A compromised host that supports the Diameter overload control
   mechanism could be used for information gathering as well as for
   sending malicious information to any Diameter node that would
   normally accept information from it.  While is is beyond the scope of
                                               ^^^^^ perhaps "it is"?

(Jari Arkko) No Objection

(Stewart Bryant) No Objection

(Gonzalo Camarillo) No Objection

(Adrian Farrel) No Objection

Comment (2013-09-26 for -12)
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I have no objection to the publication of this document.

If I was to be picky I would say that the use of "route" (as in "route a
request to a server") has the potential to cause some confusion. As far
as I can see there isn't any network-wide routing going on here and what
happens is that an Agent selects a Server to consume a request and
dispatches the request to that Server. I suppose that is a form of
routing, but unless the Agents can be arranged hierarchically towards
the Server, and unless there is some sort of mesh connectivity between
Agents, this is not really worthy of the term "routing". "Switch" or
"Dispatch" or even "Forward" may be better terms.

But this is a trivial point and you can completely ignore it if you

(Stephen Farrell) No Objection

Comment (2013-09-26 for -12)
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Good document, thanks.

My only question was what the wg are going to do if they
need to choose between two solutions, neither of which
meets all the MUST conditions. You don't say here, and
maybe that's for the best, but that is a long list of

(Brian Haberman) No Objection

Barry Leiba No Objection

Comment (2013-09-25 for -12)
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I found this to be a good read, and I learned some things from it.

On seeing Spencer's comments about "overload" vs "congestion", I looked for that, specifically.  To me, it seems that you are using the two as you mean to, and you are making a clean distinction, while recognizing that they relate to each other.  In particular, when you say that server overload can lead to congestion collapse, I think you mean exactly that, and are showing how the layers can interact.  Of course, if I'm reading that wrong, then take this as support for Spencer's comments.  :-)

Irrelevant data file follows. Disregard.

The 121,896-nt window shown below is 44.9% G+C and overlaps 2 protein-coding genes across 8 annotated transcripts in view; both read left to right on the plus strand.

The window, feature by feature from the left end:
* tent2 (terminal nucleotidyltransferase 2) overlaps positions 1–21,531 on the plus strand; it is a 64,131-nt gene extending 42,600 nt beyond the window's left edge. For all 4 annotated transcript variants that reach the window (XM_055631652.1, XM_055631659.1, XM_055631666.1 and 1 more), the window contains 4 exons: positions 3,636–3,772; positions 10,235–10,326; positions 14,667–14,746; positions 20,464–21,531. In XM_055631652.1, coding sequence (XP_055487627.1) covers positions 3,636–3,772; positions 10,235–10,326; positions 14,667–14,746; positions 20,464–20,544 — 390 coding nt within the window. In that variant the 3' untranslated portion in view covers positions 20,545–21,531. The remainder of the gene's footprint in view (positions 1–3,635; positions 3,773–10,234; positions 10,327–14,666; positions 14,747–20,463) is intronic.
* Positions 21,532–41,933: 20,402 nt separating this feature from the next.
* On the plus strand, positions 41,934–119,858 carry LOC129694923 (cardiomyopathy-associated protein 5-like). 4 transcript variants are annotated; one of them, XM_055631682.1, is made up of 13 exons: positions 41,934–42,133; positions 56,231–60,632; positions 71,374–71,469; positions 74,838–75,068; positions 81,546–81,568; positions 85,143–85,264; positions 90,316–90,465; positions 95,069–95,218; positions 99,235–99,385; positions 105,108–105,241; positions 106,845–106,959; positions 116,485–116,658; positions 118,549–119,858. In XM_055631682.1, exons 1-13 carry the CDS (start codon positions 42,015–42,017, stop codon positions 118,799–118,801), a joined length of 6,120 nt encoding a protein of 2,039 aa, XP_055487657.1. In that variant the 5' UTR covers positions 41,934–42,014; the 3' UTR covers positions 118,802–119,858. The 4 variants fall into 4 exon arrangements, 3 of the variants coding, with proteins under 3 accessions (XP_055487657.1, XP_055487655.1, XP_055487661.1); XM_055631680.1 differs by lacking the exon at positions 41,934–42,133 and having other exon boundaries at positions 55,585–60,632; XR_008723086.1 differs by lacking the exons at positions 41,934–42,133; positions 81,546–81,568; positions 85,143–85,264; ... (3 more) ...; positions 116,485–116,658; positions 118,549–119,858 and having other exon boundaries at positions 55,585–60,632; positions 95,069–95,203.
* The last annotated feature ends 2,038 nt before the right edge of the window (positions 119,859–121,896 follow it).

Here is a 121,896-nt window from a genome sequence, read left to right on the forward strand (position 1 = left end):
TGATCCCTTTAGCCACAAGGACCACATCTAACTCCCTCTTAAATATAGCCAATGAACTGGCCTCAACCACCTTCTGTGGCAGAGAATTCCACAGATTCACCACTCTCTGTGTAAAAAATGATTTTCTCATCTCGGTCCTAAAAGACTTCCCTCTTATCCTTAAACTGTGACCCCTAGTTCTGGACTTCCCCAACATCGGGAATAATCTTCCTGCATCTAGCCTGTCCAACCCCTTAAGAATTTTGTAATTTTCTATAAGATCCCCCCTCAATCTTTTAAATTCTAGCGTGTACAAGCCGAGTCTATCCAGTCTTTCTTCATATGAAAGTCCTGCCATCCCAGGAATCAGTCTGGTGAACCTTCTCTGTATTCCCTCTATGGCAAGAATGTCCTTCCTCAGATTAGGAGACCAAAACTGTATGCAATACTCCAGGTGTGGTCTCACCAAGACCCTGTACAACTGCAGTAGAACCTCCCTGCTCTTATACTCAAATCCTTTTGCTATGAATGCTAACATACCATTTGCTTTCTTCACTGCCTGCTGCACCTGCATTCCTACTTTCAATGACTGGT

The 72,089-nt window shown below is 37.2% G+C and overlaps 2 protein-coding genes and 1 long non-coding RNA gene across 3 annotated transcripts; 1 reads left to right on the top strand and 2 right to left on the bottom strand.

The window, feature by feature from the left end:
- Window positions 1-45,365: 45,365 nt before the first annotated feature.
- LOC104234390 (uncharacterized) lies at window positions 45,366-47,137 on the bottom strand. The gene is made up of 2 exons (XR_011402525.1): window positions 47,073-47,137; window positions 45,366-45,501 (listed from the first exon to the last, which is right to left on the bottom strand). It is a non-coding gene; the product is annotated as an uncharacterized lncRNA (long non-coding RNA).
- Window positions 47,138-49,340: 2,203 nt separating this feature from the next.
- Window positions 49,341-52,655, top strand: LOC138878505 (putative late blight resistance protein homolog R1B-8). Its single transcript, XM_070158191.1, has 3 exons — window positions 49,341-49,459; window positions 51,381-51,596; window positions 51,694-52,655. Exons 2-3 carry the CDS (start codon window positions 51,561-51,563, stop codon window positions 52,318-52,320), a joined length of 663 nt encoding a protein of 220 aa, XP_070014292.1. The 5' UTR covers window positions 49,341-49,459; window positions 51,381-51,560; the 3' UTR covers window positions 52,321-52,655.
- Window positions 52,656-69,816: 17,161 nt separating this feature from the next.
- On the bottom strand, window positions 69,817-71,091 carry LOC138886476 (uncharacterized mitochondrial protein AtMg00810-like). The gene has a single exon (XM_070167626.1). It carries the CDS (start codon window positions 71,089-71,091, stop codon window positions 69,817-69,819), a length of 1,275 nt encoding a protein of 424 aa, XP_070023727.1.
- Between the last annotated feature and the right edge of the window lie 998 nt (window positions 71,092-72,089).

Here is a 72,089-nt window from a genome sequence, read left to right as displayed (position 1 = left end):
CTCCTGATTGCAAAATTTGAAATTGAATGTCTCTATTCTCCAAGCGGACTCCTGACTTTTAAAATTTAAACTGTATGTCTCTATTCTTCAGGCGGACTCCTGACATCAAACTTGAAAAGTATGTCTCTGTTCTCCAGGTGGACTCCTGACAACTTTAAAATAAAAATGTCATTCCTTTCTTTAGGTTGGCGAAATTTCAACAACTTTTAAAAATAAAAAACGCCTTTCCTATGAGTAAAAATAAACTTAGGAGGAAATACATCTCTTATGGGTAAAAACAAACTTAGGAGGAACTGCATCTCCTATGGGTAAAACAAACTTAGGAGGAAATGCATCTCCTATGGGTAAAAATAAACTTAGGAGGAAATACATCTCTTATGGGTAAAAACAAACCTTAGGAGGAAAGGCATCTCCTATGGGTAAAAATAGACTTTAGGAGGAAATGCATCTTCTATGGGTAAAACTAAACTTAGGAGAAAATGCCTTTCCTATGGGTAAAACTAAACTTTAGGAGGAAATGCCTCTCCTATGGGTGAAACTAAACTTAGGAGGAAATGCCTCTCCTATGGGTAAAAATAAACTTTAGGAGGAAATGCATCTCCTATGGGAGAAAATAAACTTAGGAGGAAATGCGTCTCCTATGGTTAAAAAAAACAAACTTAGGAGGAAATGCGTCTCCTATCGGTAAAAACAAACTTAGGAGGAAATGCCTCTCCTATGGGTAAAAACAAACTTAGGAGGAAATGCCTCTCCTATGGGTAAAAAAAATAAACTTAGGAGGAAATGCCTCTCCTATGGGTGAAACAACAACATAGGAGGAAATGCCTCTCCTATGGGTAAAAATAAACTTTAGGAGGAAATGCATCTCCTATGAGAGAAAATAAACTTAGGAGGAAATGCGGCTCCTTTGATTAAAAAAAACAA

In Section 1.3, a tiny micronit, but this nit is a pet peeve of mine, so:

   Modern Diameter networks, comprised of application layer multi-node
   deployments of Diameter elements

Correctly used, the whole comprises the parts (it's not "comprised of" them).  Please change "comprised of" to "comprising".

Hey, it shows that I really *read* it, yeh?

In the first sentence of Section 7, I would say "with the goals of addressing the issues described in Section 5"; "improving the issues" sounds odd to this native-English ear.

The requirements appear to be well thought out, and they fit together well.  There's often a gap in that regard in requirements documents, so good work there.

(Ted Lemon) No Objection

(Martin Stiemerling) No Objection

(Sean Turner) No Objection

Comment (2013-09-23 for -12)
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Just nits so take 'em or leave 'em:

s1.2: r/it is dependent/it depends
s1.5: r/other protocols/protocol other

(Pete Resnick) No Record

Comment (2013-09-25 for -12)
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I will attempt to finish my review before the telechat, but I wanted to send these out just in case I don't. Editorial silliness follows:

Section 1.1: I quixotically suggest the following as a replacement for the first paragraph:

   The uppercased keywords "MUST", "MUST NOT", and "SHOULD" in this
   document are NOT used as defined in [RFC2119]. Instead, they are to
   be interpreted as follows:

   - "MUST" means that the item is an absolute requirement for a
   solution proposed for addressing the problem described in this
   - "MUST NOT" means that the item is an absolute prohibition for a
   solution proposed for addressing the problem described in this
   - "SHOULD" means that there may exist valid reasons in particular
   circumstances for the solution not to address the particular item,
   but the full implications must be understood and carefully weighed
   before choosing a different course.
Section 1.4 and Section 2: Replace "the authors" with "this document", 3 occurrences total. This is a WG document; referring to "the authors" sounds weird.